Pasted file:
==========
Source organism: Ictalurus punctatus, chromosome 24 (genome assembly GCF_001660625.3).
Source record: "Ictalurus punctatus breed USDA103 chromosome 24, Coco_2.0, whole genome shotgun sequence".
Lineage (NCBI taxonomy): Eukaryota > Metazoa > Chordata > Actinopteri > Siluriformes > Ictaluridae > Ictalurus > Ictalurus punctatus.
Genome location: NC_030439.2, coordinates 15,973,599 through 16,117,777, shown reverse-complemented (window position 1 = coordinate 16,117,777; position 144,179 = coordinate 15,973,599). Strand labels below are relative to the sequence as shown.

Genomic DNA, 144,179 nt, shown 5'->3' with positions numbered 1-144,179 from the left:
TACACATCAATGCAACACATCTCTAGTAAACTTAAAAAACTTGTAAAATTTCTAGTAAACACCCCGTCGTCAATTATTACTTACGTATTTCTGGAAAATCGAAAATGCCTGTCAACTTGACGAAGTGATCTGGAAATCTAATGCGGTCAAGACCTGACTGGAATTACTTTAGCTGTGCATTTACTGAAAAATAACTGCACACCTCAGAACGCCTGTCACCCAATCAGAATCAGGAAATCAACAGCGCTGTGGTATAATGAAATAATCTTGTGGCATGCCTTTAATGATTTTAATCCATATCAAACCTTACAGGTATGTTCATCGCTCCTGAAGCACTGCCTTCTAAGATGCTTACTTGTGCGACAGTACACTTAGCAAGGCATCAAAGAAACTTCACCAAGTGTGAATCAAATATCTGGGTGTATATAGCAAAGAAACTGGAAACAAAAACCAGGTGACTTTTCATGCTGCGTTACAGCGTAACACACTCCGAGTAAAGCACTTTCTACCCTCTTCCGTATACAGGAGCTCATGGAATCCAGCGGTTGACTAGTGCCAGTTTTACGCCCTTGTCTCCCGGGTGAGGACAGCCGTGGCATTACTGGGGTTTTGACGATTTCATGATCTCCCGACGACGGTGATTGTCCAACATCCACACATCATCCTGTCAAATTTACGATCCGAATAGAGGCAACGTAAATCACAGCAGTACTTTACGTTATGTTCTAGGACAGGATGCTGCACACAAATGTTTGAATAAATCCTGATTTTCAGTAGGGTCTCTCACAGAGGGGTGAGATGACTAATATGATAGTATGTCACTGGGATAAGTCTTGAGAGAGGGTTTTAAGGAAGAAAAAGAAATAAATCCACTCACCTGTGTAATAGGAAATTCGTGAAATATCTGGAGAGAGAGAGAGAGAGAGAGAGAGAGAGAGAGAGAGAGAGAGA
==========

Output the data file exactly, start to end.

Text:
Source organism: Ictalurus punctatus, chromosome 24 (genome assembly GCF_001660625.3).
Source record: "Ictalurus punctatus breed USDA103 chromosome 24, Coco_2.0, whole genome shotgun sequence".
Lineage (NCBI taxonomy): Eukaryota > Metazoa > Chordata > Actinopteri > Siluriformes > Ictaluridae > Ictalurus > Ictalurus punctatus.
Genome location: NC_030439.2, coordinates 15,973,599 through 16,117,777, shown reverse-complemented (window position 1 = coordinate 16,117,777; position 144,179 = coordinate 15,973,599). Strand labels below are relative to the sequence as shown.

Genomic DNA, 144,179 nt, shown 5'->3' with positions numbered 1-144,179 from the left:
TACACATCAATGCAACACATCTCTAGTAAACTTAAAAAACTTGTAAAATTTCTAGTAAACACCCCGTCGTCAATTATTACTTACGTATTTCTGGAAAATCGAAAATGCCTGTCAACTTGACGAAGTGATCTGGAAATCTAATGCGGTCAAGACCTGACTGGAATTACTTTAGCTGTGCATTTACTGAAAAATAACTGCACACCTCAGAACGCCTGTCACCCAATCAGAATCAGGAAATCAACAGCGCTGTGGTATAATGAAATAATCTTGTGGCATGCCTTTAATGATTTTAATCCATATCAAACCTTACAGGTATGTTCATCGCTCCTGAAGCACTGCCTTCTAAGATGCTTACTTGTGCGACAGTACACTTAGCAAGGCATCAAAGAAACTTCACCAAGTGTGAATCAAATATCTGGGTGTATATAGCAAAGAAACTGGAAACAAAAACCAGGTGACTTTTCATGCTGCGTTACAGCGTAACACACTCCGAGTAAAGCACTTTCTACCCTCTTCCGTATACAGGAGCTCATGGAATCCAGCGGTTGACTAGTGCCAGTTTTACGCCCTTGTCTCCCGGGTGAGGACAGCCGTGGCATTACTGGGGTTTTGACGATTTCATGATCTCCCGACGACGGTGATTGTCCAACATCCACACATCATCCTGTCAAATTTACGATCCGAATAGAGGCAACGTAAATCACAGCAGTACTTTACGTTATGTTCTAGGACAGGATGCTGCACACAAATGTTTGAATAAATCCTGATTTTCAGTAGGGTCTCTCACAGAGGGGTGAGATGACTAATATGATAGTATGTCACTGGGATAAGTCTTGAGAGAGGGTTTTAAGGAAGAAAAAGAAATAAATCCACTCACCTGTGTAATAGGAAATTCGTGAAATATCTGGAGAGAGAGAGAGAGAGAGAGAGAGAGAGAGAGAGAGAGAGAGA